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Example of a classic patio design in San Francisco with a fire pit

Covered Patio

The homeowners desired an outdoor space that felt more rustic than their refined interior spaces, but still related architecturally to their house. Cement plaster support arbor columns provide enough of visual tie to the existing house exterior. Oversized wood beams and rafter members provide a unique outdoor atmosphere. Structural bolts and hardware were minimized for a cleaner appearance. Structural connections and supports were engineered to meet California's stringent earthquake standards. Ali Atri Photography

Example of a classic patio design in San Francisco with a fire pit —  Houzz

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Questions About This Photo (46)

Carol Reifsnyder wrote:December 26, 2013
what is wall color

  • redholly
    where did you get the round furniture from?
  • rubicon2006
    The color of the house is similar to my house. Tropical Tan by Kelly Moore
nancber wrote:December 29, 2013
what are th epillars made out of - how do you make them?

  • PRO
    Kikuchi + Kankel Design Group
    The structural members of the pillars are steel posts on a concrete foundation. The posts are then "boxed" out with 2x wood studs and plywood, then coated with cement plaster to match the house. The girth of the posts was for esthetic purposes only. You should consult with a structural engineer prior to building such a structure, as the foundation size, connection points and how it is attached to the house are all very critical issues on the arbors overall structural integrity.
  • farrahbradley
    what type of stone was used for the flooring and for the fire pit? Also what kind of beams are being used for covering and where can I get it from?
Rebecca Kennedy wrote:January 4, 2014
What is the roofing material?

  • PRO
    Kikuchi + Kankel Design Group
    The center peaked part of the arbor is solid standard composition shingle roofing. The translucent side portions are polycarbonate. For more info on polycarbonate, please see our photo #3 and a previous answer to a question.
Creative Concepts Contractors Inc. wrote:February 7, 2014
What material did you use for the fireplace caps?

  • PRO
    Kikuchi + Kankel Design Group
    If you mean the fire pit top, it is Arizona Sandstone, cut into semi circular sections and the exposed face chiseled for a natural look.
sallyavellino wrote:February 9, 2014
What is the color and type of floor?

  • PRO
    Kikuchi + Kankel Design Group
    The patio pavement is Arizona Sandstone, Buckskin color in an Ashlar pattern. This stone is set atop a concrete base with expansion joints and an antifracture membrane to control surfacing cracking or fracturing of the stone.
ddaniel337 wrote:February 16, 2014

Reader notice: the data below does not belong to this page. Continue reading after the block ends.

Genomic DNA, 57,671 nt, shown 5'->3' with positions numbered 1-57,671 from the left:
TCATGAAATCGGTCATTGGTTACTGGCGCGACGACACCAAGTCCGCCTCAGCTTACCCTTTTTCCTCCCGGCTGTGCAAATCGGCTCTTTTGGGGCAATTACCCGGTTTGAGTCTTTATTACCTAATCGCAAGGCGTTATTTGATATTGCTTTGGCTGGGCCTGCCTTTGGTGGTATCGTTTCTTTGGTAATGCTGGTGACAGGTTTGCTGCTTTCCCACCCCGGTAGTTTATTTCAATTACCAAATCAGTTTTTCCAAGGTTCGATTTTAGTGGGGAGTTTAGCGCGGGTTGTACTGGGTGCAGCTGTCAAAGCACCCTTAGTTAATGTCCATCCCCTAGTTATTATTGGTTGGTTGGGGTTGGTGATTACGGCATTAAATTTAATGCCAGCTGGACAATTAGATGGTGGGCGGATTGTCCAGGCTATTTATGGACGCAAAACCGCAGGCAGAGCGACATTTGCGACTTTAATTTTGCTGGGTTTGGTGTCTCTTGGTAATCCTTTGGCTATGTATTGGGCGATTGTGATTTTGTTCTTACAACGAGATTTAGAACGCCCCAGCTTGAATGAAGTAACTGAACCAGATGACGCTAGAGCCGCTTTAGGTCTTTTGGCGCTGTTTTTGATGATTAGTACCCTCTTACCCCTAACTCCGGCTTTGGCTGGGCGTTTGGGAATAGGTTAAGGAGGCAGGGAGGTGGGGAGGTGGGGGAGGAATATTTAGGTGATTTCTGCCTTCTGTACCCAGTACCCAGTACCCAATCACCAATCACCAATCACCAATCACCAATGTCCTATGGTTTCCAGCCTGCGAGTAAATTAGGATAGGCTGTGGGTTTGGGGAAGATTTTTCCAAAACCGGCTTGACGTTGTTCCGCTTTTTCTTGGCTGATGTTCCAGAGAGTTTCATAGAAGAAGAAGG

Where did you obtain the round seating

juanpimentel wrote:February 17, 2014
Gorgeous arbor. Please what are the dimensions of the wooden beam.thi

- thanks

  • PRO
    Kikuchi + Kankel Design Group
    There are numerous sized beams. The lower beams are 6x12 cedar. The ridge beam is a 4x12 parallam, veneered with cedar sheathing for an overall appearance of a 6x14. Before building such an arbor, make sure that you consult with a structural engineer, as different wood types have different structural span tolerances. Also, the connections between the beams are very important.
    just now
lizqualls wrote:March 23, 2014
What type of doors are on the house? Where can I find them?

  • PRO
    Kikuchi + Kankel Design Group
    The doors are manufactered by Anderson Windows and Doors, a major manufacturer of windows in the U.S. Visit their website for all the options that they offer.
Muriel Mackey wrote:April 20, 2014
  • PRO
    Kikuchi + Kankel Design Group
    It is about 26' wide by 18' deep. For more information, you can click on the photo and you will find a series of questions/answers.
Donna Riley Architect wrote:May 6, 2014
what did you use for sheathing on top of pergola?

  • Devin Darnell
    Thanks for the response, here is my patio, sorry I don't have a good picture during the day. I want to put a pergola in the "u" area of the patio. I would have the rain run of either to the front and have a gutter on the pergola, or have it run back onto the houses roof, which will also have gutters.
  • Devin Darnell
    Sorry I thought I attached this picture yesterday.
keolalani wrote:May 16, 2014
  • PRO
    Kikuchi + Kankel Design Group
    Unfortunately, or fortunately (depending upon your take on artificial grass) this is real grass. It is a dwarf fescue blend.
  • keolalani
    You can't beat the real thing but we have issues here in phx growing good looking grass so I'm leaning toward synthetic. This grass looks great.
David Burzynski wrote:June 1, 2014
  • jkv1
    I love this design and am about to copy it. i want to have daylight come through and am curious what material did you use for the roof?
  • PRO
    Kikuchi + Kankel Design Group
    It is a material called Polycarbonate. If interested you can click on the 'more info' and find out more details about this project.
Adriana Sirafi wrote:July 2, 2014
  • PRO
    Kikuchi + Kankel Design Group
    Sunlight into to adjacent rooms was of critical importance and therefore led to the use of the translucent polycarbonate roofing. The opaque polycarbonate now provides a softer and less harsh sunlight pattern under the arbor and into the house.
Adriana Sirafi wrote:July 2, 2014
  • PRO
    Kikuchi + Kankel Design Group